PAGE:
Channel migrants; what Priti Patel should do next – Patrick Mercer

HOW I cheered when Priti Patel became Home Secretary. I knew her and liked her, I admired most of her policies and I even went so far as to tip her as an eventual successor to Boris Johnson.

What more can be done to deter Channel migrants?
What more can be done to deter Channel migrants?

Well, it would be easy to 
recant all that, to smite my forehead and damn the very woman who had promised to bring illegal immigration under control. But it’s not as easy as that.

Now, while there’s been 
some pretty ham-fisted handling of both the problem and the 
way its solutions have been framed, it’s one of the trickiest issues that any minister has to face.

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First, I wonder why the Home Secretary hasn’t bawled from the rooftops that Britain has a proud record of immigration?

Migrants continue to cross the Channel every day in the hope of reaching Britain.

She’s living proof that immigrants can not just thrive but excel in this country – along with a good slice of the Cabinet. But it’s got to be emphasised that this is controlled, legal immigration.

And, of course, it’s quickly obvious that the dinghy migrants in the English Channel have become another proxy war between the great chasm in British social attitudes today – that between Leavers and Remainers.

The former do themselves no favours with hysterical talk of ‘‘invasions’’. Yes, more than 4,000 have arrived so far in 2020 by small boats, but these are not legions. And it’s got to be realised that every country in Europe is seeing something similar.

Yet, Ms Patel has stoked the fire by appointing a ‘‘Clandestine Channel Threat Commander’’ who seems pleased to be identified as a former Royal Marine.

Home Secretary Priti Patel on the steps of 10 Downing Street.

That title’s all wrong; it summons up images of U Boats and ‘‘fighting them on the beaches’’. Really: bedraggled, exhausted human flotsam?

And her talk of using the Royal Navy is risible. Can’t she grasp that her own Government has pared the Navy down to the bone unless she sees submarines somehow doing the job? Even the University Training Corps are going to have to be stripped of their little patrol boats to assemble anything remotely useful.

But, while the Home Office runs scared of hostile headlines, isn’t the pro-migration lobby arguing a deeply cynical line? Take the recent case of the young Syrian man who drowned and whose body was found on a beach in France.

Should we now despatch our boats to French waters to rescue migrants, bring them back to Britain and then offer them asylum? I don’t care how deeply you feel about unfettered migration, this is nonsense – and cruel, thoughtless nonsense at that.

Such actions would sanction the criminal gangs who sell journeys in lethal dinghies: our Government would become a partner in organised crime.

There are those who argue that borders are things of the past, a racist relic. But such 
views only encourage people 
to risk crossing one of the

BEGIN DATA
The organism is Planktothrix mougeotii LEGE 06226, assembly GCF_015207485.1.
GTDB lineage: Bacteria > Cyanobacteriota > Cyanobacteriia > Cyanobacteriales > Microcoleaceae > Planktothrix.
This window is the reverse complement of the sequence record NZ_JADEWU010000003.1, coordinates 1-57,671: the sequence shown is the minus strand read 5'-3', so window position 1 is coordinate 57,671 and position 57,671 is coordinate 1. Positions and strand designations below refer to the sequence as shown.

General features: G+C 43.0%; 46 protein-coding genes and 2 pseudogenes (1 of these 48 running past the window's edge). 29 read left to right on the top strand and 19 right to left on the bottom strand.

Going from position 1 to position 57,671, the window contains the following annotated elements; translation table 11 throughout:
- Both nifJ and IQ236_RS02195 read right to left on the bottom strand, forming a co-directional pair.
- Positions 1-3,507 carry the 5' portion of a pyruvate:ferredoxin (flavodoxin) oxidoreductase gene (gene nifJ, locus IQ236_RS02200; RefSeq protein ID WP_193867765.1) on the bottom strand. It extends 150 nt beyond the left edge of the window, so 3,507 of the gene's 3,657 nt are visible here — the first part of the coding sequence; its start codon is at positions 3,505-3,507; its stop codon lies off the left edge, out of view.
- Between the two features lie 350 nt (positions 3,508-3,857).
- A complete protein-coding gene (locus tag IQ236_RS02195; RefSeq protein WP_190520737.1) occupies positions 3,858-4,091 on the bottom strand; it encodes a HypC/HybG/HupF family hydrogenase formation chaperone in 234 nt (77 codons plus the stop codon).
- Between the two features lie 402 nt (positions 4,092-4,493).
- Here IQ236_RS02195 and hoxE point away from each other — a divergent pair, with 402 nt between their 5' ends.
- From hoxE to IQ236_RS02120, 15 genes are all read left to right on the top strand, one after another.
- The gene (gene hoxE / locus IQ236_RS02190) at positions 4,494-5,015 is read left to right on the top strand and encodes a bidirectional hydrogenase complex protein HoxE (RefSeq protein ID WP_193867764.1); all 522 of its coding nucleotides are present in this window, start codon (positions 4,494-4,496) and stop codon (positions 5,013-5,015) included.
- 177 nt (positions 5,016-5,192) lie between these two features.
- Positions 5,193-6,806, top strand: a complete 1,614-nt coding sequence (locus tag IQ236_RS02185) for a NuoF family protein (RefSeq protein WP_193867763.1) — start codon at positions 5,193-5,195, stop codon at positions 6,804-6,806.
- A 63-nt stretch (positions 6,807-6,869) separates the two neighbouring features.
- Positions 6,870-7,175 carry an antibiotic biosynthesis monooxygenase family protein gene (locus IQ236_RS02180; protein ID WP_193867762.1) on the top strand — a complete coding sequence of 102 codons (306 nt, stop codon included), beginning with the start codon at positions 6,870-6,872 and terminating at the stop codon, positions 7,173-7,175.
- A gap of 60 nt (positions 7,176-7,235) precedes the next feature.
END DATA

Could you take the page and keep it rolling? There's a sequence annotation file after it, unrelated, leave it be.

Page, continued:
busiest and most dangerous straits in the world. And can 
it be proper for the democratic wishes of a population to be subordinated to international treaties penned by the UN?

Well, Remainers would suggest that those treaties have been cherished by the EU. But, before we use Brussels as an exemplar, we would do well to remember that its policies have led to the deaths of thousands in the Mediterranean. They bestowed freedom of movement on mainly white Europeans 
while forcefully denying it to non-white Africans. There’s nothing racist about that, is there?

So, how should Ms Patel proceed? First, she must be 
clear that both her arguments and those of the liberal Left condemn illegal immigrants to being pawns in a political joust that has already gone on for too long.

Next, she must use Brexit as our opportunity to ditch the shackles of EU regulations and properly co-operate with France to establish numerous and effective Customs and Border Force posts on French soil and in her waters.

Then, we need joint Anglo/French search and rescue craft which can not only save lives, but will show both the gangs and the migrants that getting into Britain will not succeed.

And all of this has got to be based on a coherent, properly funded immigration strategy which, after treatment and 
care, returns illegals to the country from which they entered Britain.

Lastly, the Home Secretary 
has got to exploit her own success. Humane, dignified policies empowered her family when they arrived from Uganda and she now needs to emulate that.

She must remember that immigration was a core concern of the majority of Britons who voted for Brexit and put her party back in government with an overwhelming majority.

Now is the time to take sensible suggestions from the Left but to scorn those who believe that even the term ‘‘illegal immigration’’ should be outlawed.

After that, Ms Patel must curb the bellows of her own backbenchers and turn a deaf ear to the press.

A compassionately designed, innovative policy with the democratic will of the majority of our people at its spine is the only solution.

Patrick Mercer is an ex-soldier and former Conservative MP.

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